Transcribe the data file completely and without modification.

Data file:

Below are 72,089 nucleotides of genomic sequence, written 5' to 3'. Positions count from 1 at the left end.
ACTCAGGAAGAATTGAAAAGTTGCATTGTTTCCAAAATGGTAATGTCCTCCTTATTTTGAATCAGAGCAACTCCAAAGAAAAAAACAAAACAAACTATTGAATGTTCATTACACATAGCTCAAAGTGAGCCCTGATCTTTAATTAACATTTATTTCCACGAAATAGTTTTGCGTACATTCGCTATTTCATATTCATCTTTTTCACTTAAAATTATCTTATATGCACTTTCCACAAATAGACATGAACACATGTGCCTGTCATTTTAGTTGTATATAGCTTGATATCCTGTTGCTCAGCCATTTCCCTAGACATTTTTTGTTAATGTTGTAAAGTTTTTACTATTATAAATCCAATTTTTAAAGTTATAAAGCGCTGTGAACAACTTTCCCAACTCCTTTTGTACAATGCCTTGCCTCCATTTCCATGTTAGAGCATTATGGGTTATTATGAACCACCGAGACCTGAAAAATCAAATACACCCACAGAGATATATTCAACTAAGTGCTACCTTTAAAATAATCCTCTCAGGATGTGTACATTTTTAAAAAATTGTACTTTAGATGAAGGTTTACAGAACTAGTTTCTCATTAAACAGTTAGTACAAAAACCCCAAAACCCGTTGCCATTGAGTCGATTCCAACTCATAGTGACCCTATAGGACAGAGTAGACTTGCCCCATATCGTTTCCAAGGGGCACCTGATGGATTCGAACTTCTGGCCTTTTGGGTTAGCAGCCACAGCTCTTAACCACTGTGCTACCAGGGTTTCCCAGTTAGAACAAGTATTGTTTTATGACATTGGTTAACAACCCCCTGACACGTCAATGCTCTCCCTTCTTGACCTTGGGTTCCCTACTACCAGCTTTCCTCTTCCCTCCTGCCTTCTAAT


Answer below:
Below are 72,089 nucleotides of genomic sequence, written 5' to 3'. Positions count from 1 at the left end.
ACTCAGGAAGAATTGAAAAGTTGCATTGTTTCCAAAATGGTAATGTCCTCCTTATTTTGAATCAGAGCAACTCCAAAGAAAAAAACAAAACAAACTATTGAATGTTCATTACACATAGCTCAAAGTGAGCCCTGATCTTTAATTAACATTTATTTCCACGAAATAGTTTTGCGTACATTCGCTATTTCATATTCATCTTTTTCACTTAAAATTATCTTATATGCACTTTCCACAAATAGACATGAACACATGTGCCTGTCATTTTAGTTGTATATAGCTTGATATCCTGTTGCTCAGCCATTTCCCTAGACATTTTTTGTTAATGTTGTAAAGTTTTTACTATTATAAATCCAATTTTTAAAGTTATAAAGCGCTGTGAACAACTTTCCCAACTCCTTTTGTACAATGCCTTGCCTCCATTTCCATGTTAGAGCATTATGGGTTATTATGAACCACCGAGACCTGAAAAATCAAATACACCCACAGAGATATATTCAACTAAGTGCTACCTTTAAAATAATCCTCTCAGGATGTGTACATTTTTAAAAAATTGTACTTTAGATGAAGGTTTACAGAACTAGTTTCTCATTAAACAGTTAGTACAAAAACCCCAAAACCCGTTGCCATTGAGTCGATTCCAACTCATAGTGACCCTATAGGACAGAGTAGACTTGCCCCATATCGTTTCCAAGGGGCACCTGATGGATTCGAACTTCTGGCCTTTTGGGTTAGCAGCCACAGCTCTTAACCACTGTGCTACCAGGGTTTCCCAGTTAGAACAAGTATTGTTTTATGACATTGGTTAACAACCCCCTGACACGTCAATGCTCTCCCTTCTTGACCTTGGGTTCCCTACTACCAGCTTTCCTCTTCCCTCCTGCCTTCTAAT